There are two Centers for Immigrants under the auspices of the Madrid municipal government: the one in  Tetuan and the other in Carabanchel. “In these offices, we help people to prepare for the CCSE and the DELE A2  exams for the Spanish nationality,” said Beatriz, one of the teachers at the Tetuan center. “For DELE, we practice the tests like they do in the actual exam during the three-hour classes on Mondays.” The language instructor continued, “The DELE exam is obligatory for those who don’t have the Spanish language as a mother tongue. These people have to do the CCSE too.”

Classes in these centers are free of charge.

“In the first year,” Natalia said, “I studied Spanish on my own. Later, I started classes at Alvarado and for one or two years I had Spanish classes with Beatriz. Her classes are wonderful because she teaches very well.” Natalia also prepared for the DELE A2 at the center and took the language test this past November.

One of Beatriz’s classes at Tetuan.

“The DELE class was very useful because that’s how I learned the form of the exam and how to manage the time in taking it. For me, the DELE was hard. It was fast, I didn’t have too much time to think out my answers and there were a lot of questions. It’s confusing because they play with words a lot.” She expects to receive her DELE results this March.

“The citizenship is vital in order to be able to work and live here,” Natalia says, “I like Spain for its security and temperature, plus, learning Spanish is important because it’s one of the most spoken languages in the world.”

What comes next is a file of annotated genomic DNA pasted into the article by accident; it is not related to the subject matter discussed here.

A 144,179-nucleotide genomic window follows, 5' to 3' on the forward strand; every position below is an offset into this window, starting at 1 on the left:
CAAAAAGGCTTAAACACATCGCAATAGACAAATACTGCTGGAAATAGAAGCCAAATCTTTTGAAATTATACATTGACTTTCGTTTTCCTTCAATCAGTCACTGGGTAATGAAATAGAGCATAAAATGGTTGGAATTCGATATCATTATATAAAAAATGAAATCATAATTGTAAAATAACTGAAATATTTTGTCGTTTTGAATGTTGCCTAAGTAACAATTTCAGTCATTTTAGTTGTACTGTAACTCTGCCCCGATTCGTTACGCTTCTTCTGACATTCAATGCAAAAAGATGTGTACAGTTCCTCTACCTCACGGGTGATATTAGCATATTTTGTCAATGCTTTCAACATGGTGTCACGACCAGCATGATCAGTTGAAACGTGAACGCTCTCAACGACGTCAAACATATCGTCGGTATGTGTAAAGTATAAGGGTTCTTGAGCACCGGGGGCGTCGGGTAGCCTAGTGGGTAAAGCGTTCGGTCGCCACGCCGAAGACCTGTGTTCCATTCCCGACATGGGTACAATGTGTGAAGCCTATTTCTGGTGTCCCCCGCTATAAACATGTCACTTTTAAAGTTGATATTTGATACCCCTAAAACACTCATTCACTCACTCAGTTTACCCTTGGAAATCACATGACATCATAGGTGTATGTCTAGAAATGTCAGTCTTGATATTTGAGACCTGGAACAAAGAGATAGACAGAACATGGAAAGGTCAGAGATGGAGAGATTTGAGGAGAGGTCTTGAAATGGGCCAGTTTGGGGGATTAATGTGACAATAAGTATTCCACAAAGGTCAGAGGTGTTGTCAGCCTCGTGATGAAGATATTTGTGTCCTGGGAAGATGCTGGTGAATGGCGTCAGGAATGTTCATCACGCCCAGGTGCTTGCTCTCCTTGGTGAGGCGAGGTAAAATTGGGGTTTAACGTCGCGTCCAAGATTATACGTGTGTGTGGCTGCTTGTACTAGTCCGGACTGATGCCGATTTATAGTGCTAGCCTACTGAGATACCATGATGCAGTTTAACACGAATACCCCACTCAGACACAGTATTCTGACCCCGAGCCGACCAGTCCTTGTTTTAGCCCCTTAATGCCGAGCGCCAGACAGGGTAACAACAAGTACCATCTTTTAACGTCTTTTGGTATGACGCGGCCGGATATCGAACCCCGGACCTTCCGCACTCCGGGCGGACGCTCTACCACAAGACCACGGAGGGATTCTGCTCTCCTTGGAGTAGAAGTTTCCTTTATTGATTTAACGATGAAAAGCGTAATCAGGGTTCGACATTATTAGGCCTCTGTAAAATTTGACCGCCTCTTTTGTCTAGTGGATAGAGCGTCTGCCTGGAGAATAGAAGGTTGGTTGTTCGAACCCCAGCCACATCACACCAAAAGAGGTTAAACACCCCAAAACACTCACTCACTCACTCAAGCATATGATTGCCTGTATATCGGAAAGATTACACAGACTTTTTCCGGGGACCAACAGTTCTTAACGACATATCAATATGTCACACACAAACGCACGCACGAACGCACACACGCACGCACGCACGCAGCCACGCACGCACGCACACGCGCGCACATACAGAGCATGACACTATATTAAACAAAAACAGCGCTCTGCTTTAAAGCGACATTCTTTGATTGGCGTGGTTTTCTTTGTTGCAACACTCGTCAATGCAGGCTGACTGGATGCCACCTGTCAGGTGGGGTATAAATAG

But there is one who who is doing it in the name of love. Irina, from Azerbaijan, is studying under Beatriz for the upcoming DELE A2 exam as well as attending Beatriz’s class in conversational Spanish. Blonde, pretty and conscientious, Irina takes her classes seriously. She says she’s applying for Spanish citizenship because she loves Spain. Even more important, it’s because of her man. Spanish, for sure. She admits she’s head over heels!


Oficina Municipal de Información y Orientación para la Integración de Población Inmigrante 
Calle Juan Pantoja, 2  Planta 1ª
Tetuan District
28039 MADRID
Tel. 91 758 14 37

Calle Via Carpetana, 99
Carabanchel District
28047 MADRID
Tel. 91 462 54 80


Dan Tennant-Ralphs/Dan Tennant-Ralphs
Spanish classes/Oficina Municipal de Inmigracion, Fair use

Beatriz’s class/https://oficinamunicipalinmigracion.wordpress.com/, Fair use